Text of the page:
As I was getting the short block back together, I had originally noticed that the left rear corner head bolt hole in the block had this "ring" sticking up. No knowing enough about this series of engines, I figured it was some locating point for the head gasket. Well I was sure wrong about that. After finding the head gasket did not sit over this, I carefully ground this flush with the head. I proceeded to install the head and start the step torquing. Things were going well until I got to 75 ft/lbs. This spot felt "soft" and would not torque. Well crap! Pull the head off and sure enough that ring was back. Figured out it was an insert that was pulling out of the block from a previous repair. Pull what was left of it out and I have no idea what type this was originally but it wasn't the right type as it had already pulled out prior to my dis-assembly the first time. Now I have to fix and already "fixed" hole. This presented it's own challenge as there are only a few inserts designed to fix a fixed hole. I ended up using an E-Z LOC insert. For this I needed to drill and tap the hole, which doing free hand is a challenge. Drilled and tapped, I put the head stud in and tried to fit the head. It would not line up on the dowel pins. I checked the stud and found side to side I was dead on but fore and aft, I was 1* off! One freakin' degree. With a 4" stud, this equated to about 1/16" or so. Crap! Posting up on an Inliner engine forum, I asked if I could open that hole up in the head slightly. Everyone seemed to agree it was fine to do so with an adjustable reamer, I opened it up a little. Success!!! I was able to fit the head and continue to assemble the engine. Nice thing with the head studs is, the insert is only taking vertical torque loads and not dealing with rotational load of torquing it. This should help prevent it from pulling out. Lots of new stuff installed and painted up the engine.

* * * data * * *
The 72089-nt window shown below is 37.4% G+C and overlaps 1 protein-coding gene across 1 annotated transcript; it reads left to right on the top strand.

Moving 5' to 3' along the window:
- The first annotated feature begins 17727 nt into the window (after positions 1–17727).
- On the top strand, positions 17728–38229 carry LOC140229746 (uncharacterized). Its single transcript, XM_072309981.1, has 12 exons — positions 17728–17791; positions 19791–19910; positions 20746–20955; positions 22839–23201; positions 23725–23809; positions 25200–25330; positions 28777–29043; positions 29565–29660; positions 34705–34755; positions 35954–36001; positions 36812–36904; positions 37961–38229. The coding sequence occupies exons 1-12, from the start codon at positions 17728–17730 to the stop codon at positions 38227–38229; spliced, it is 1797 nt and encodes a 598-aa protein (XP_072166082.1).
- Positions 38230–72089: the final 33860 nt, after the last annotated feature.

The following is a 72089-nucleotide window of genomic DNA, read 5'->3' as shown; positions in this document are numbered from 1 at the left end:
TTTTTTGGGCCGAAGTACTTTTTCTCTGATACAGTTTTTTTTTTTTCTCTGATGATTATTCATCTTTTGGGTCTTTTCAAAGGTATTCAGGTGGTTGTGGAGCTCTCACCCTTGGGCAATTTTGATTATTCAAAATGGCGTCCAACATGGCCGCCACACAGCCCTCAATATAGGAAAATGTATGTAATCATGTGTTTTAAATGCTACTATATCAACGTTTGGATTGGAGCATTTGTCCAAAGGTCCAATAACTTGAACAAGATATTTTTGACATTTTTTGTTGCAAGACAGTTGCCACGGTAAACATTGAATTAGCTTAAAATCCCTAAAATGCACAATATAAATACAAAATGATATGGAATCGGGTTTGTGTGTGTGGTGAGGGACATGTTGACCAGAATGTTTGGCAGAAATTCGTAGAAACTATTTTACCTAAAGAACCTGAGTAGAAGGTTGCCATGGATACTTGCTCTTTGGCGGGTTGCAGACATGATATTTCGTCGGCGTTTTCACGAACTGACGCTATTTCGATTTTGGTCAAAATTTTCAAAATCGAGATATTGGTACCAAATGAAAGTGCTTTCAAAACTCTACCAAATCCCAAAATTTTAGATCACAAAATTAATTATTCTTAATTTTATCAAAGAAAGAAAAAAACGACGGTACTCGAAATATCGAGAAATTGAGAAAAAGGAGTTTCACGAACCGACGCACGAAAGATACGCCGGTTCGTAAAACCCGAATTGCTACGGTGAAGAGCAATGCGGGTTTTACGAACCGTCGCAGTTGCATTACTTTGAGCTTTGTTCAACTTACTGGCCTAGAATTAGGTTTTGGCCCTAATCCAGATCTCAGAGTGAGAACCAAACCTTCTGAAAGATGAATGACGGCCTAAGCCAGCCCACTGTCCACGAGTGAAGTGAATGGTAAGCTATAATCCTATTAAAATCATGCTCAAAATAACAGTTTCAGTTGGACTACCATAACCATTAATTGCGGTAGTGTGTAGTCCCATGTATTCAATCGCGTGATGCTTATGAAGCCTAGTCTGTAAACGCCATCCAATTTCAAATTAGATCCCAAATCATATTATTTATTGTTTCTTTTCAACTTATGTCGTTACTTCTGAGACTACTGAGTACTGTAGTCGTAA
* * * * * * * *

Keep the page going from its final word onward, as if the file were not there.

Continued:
This past Saturday by best friend and I got the engine installed back in the wagon. This took a little bit of work and if I had to do it again, I would remove the forward cross member in the engine bay. It was tight working past it and not hanging up on the trans dropping it all back in. We get it mounted up and the exhaust reconnected. We worked on redoing the engine compartment wiring and completely redid most of the dash wiring with my completely new gauge setup I had custom built by Speedhut. Gauges came out awesome and have a very factory look to them. I had gotten these the week before the engine went south and had I had them installed, I likely would have caught the problem before damage occurred. Oh well. With all the wiring (and fixing a bunch of hack wiring from before), Saturday ended up being a 12 1/2 hour day. It is not finished and I still have a lot of work to do before it will be running.
While I had the engine out, I decided to redo the engine compartment brake lines which led me to replacing the booster and master cylinder as the universal one didn't really fit right and performance of it was so so. I ordered up a Nova specific one but it didn't come in, in time. I still have a couple weeks or so of work but a least it's moving forward. That gets me up to day but I know, where's the pics? Here's what I have off my camera at the moment. Enjoy.